Thanks to the Akron Children’s Hospital Palliative Care team and her family, Courtney Boyle doesn’t let complex care needs slow her down. On any given day you’ll find her running with her dad, greeting others at church or working as a barista at the coffee shop at Normandy High School.
“A lot of people misunderstand what Palliative Care is all about or have never even heard of it,” said Christine Boyle, Courteney’s mom. “It’s not hospice and it’s not just for pain. It’s a team of kind and compassionate people who understand a child’s need for comfort and quality of life when faced with complex challenges. They (Akron Children’s Palliative Care) build on Courteney’s strengths and ours as a family to make sure we all have what we need to live the best life possible.”
Complex needs from the start
Courteney, 17, is no stranger to Akron Children’s or to the inner workings of a hospital.
She was born with an underdeveloped brain stem, the most highly developed area of the brain at birth. It controls all inborn reflexes such as crying and suckling, and regulates basic life functions such as breathing, heart rate, digestion and sleep.
“It was challenging for us at first because we were taking Courteney to every specialist around and when we’d see one they’d recommend we see another and so on,” said Christine. “It becomes a lot to manage and, in the midst of it, you’re still trying to live and enjoy.”
For the next several years, Courteney went from specialist to specialist to support her significant physical, cognitive and medical challenges. She was growing, attending school and learning to communicate with others, despite being non-verbal. And, at age 5, she had something big to say.
“Just like any child, we respond to her cues – excitement, wincing – so we knew something wasn’t right,” said Christine. “She had been g-tube-fed for years but developed a feeding intolerance, causing severe pain and weight loss. Although we had experienced complex health issues with Courteney, we had never dealt with chronic pain.”
After medical consultation and her parents’ thoughtful consideration, Courteney began TPN, total parenteral nutrition. This rare feeding technique is given intravenously into a major blood vessel near the heart to get nutrients straight into the blood stream, bypassing the gastrointestinal (GI) tract altogether.
“After making the difficult decision to use TPN, I was visiting an online support group which is when I first learned about all the good Palliative Care can offer kids like Courteney,” said Christine. “It sounded like something we needed….and now I can’t imagine life without them (Palliative Care).”
Palliative Care team
Palliative Care helped bridge the gap between Courteney’s medical needs and her parents’ goals for Courteney.
“Understanding Courteney’s journey beyond her medical file is really how we help families,” said Sarah Friebert, MD, director of the Haslinger Pediatric Palliative Care Center and pediatric palliative care physician at Akron Children’s Hospital. “Talking with her family and seeing Courteney at home helps us understand her family’s priorities so we can better align with them and be their voice when they need us to be.”
Prior to working with Palliative Care, Christine and her husband, Dan, had to follow strict protocols if Courteney got a fever or had other abnormal symptoms.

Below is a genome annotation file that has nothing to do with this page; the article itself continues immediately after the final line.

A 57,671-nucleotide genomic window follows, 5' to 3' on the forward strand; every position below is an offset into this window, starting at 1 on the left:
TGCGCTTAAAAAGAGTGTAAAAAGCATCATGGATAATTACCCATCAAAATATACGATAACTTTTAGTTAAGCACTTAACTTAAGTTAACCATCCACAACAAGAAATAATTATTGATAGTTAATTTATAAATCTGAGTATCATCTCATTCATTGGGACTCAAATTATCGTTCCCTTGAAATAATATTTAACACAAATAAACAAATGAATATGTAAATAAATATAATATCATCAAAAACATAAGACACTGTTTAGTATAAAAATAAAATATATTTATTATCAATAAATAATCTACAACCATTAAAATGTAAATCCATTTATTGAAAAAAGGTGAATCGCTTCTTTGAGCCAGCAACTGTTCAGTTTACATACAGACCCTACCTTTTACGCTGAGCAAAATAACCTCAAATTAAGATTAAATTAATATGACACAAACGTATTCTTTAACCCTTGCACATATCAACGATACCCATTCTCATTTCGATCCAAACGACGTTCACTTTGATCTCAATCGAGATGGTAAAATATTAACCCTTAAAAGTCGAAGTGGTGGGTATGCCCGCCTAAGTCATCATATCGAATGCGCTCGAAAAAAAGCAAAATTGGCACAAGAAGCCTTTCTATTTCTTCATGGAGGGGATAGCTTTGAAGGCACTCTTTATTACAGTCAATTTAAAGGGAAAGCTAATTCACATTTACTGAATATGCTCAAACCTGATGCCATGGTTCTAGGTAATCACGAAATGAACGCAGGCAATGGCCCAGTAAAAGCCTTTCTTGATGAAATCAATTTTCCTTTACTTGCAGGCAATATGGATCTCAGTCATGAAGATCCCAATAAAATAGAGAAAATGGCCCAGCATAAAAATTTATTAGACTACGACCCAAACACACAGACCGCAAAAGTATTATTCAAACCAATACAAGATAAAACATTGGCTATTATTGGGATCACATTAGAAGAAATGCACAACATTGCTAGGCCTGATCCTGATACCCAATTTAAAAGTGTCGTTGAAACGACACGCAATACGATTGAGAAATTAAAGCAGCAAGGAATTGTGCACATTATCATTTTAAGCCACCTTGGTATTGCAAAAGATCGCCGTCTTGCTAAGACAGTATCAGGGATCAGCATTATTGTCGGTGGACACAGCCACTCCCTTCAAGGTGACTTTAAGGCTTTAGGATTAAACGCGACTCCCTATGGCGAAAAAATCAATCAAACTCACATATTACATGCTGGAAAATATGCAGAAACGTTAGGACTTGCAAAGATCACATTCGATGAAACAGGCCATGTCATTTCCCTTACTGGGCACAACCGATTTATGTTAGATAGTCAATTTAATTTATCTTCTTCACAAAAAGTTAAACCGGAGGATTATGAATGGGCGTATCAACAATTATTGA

“If she had a fever, we’d spend 48 hours at the hospital, waiting, worrying…It gets to be a lot of time away, especially when you have another child at home to care for,” said Christine. “Palliative Care understands this disruption and quality of life issues for the family as a whole…They’ve literally saved us from 30-plus hospitalizations over the years.”
Today, Akron Children’s Palliative Care helps coordinate care among Courteney’s multiple specialists at 3 different institutions. In doing so, Courteney can spend more time doing the things she loves most like hanging out with her cousin, Autumn, dancing and attending Young Life Capernaum Club and Camp.
“We communicate treatment plans with physicians and the family to keep Courteney’s care at home as much as possible,” said Dr. Friebert. “This approach allows us to keep a larger lens on Courteney’s holistic care so it doesn’t get fragmented. More importantly, it allows Courteney to be the glittery, smiley girl she is…”
Palliative Care also makes home visits to check on Courteney; advocates for her complex needs for home nursing and enhanced school support; and, helps with medication and pharmacy issues.
“Parents are the experts on their children so we want to recognize this expertise and honor it in the medical system,” said Dr. Friebert. “Our support is intended to allow parents to return to being parents.”
Running with purpose
One way Courteney’s dad embraces being a parent, is by running with his daughter. It started when he realized Courteney loved the feeling of wind in her face while being pushed in her stroller. Soon after, he started jogging with her around the neighborhood and then running in 5ks, 10ks and half marathons.
In 2016, Dan thought the duo was ready for a bigger challenge, 19.3 miles, at the Disney Fairy Tale Challenge in Florida. When his race application was rejected, he learned the race wasn’t ready for them.
“After a great deal of determination, persistence and a few safety accommodations, Dan helped Courteney become the first person approved to participate in a wheelchair in the race,” said Christine. “She is a trailblazer!”
Today, Courteney spends a lot of time training and running with her dad to raise money for the special needs community through their non-profit organization, Team Boyle.
“We’re so proud of Courteney and the difference she’s making for others through awareness,” added Christine. “Palliative Care has enabled Courteney and our family to do great things and live life to the fullest.”